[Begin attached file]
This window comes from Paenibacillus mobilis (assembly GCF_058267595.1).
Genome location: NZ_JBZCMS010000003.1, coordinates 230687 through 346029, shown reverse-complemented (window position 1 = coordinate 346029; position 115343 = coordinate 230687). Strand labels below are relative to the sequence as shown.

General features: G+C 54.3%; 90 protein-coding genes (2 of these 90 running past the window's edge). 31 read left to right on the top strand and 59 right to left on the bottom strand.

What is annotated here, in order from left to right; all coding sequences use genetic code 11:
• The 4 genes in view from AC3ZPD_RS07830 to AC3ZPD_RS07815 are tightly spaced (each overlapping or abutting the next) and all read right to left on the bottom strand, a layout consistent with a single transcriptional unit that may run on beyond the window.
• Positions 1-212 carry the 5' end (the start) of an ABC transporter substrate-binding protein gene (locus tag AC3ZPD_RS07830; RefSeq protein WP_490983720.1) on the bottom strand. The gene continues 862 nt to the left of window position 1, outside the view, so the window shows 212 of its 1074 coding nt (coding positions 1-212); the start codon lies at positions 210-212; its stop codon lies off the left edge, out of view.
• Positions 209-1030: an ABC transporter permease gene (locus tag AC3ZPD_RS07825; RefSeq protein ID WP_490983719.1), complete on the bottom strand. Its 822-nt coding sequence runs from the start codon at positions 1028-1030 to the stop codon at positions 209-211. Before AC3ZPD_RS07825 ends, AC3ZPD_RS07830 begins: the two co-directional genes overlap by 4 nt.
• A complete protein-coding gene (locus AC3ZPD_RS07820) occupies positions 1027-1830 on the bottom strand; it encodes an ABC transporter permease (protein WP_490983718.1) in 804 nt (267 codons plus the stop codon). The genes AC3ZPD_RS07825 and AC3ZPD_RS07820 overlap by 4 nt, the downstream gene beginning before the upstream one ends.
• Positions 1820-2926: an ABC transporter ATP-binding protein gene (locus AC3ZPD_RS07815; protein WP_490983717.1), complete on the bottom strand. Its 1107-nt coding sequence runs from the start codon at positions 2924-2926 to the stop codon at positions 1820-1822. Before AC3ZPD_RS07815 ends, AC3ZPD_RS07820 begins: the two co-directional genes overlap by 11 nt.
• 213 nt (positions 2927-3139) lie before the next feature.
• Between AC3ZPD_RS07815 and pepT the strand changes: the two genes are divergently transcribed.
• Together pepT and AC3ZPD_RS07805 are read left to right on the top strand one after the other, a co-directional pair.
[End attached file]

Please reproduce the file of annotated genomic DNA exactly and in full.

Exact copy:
This window comes from Paenibacillus mobilis (assembly GCF_058267595.1).
Genome location: NZ_JBZCMS010000003.1, coordinates 230687 through 346029, shown reverse-complemented (window position 1 = coordinate 346029; position 115343 = coordinate 230687). Strand labels below are relative to the sequence as shown.

General features: G+C 54.3%; 90 protein-coding genes (2 of these 90 running past the window's edge). 31 read left to right on the top strand and 59 right to left on the bottom strand.

What is annotated here, in order from left to right; all coding sequences use genetic code 11:
• The 4 genes in view from AC3ZPD_RS07830 to AC3ZPD_RS07815 are tightly spaced (each overlapping or abutting the next) and all read right to left on the bottom strand, a layout consistent with a single transcriptional unit that may run on beyond the window.
• Positions 1-212 carry the 5' end (the start) of an ABC transporter substrate-binding protein gene (locus tag AC3ZPD_RS07830; RefSeq protein WP_490983720.1) on the bottom strand. The gene continues 862 nt to the left of window position 1, outside the view, so the window shows 212 of its 1074 coding nt (coding positions 1-212); the start codon lies at positions 210-212; its stop codon lies off the left edge, out of view.
• Positions 209-1030: an ABC transporter permease gene (locus tag AC3ZPD_RS07825; RefSeq protein ID WP_490983719.1), complete on the bottom strand. Its 822-nt coding sequence runs from the start codon at positions 1028-1030 to the stop codon at positions 209-211. Before AC3ZPD_RS07825 ends, AC3ZPD_RS07830 begins: the two co-directional genes overlap by 4 nt.
• A complete protein-coding gene (locus AC3ZPD_RS07820) occupies positions 1027-1830 on the bottom strand; it encodes an ABC transporter permease (protein WP_490983718.1) in 804 nt (267 codons plus the stop codon). The genes AC3ZPD_RS07825 and AC3ZPD_RS07820 overlap by 4 nt, the downstream gene beginning before the upstream one ends.
• Positions 1820-2926: an ABC transporter ATP-binding protein gene (locus AC3ZPD_RS07815; protein WP_490983717.1), complete on the bottom strand. Its 1107-nt coding sequence runs from the start codon at positions 2924-2926 to the stop codon at positions 1820-1822. Before AC3ZPD_RS07815 ends, AC3ZPD_RS07820 begins: the two co-directional genes overlap by 11 nt.
• 213 nt (positions 2927-3139) lie before the next feature.
• Between AC3ZPD_RS07815 and pepT the strand changes: the two genes are divergently transcribed.
• Together pepT and AC3ZPD_RS07805 are read left to right on the top strand one after the other, a co-directional pair.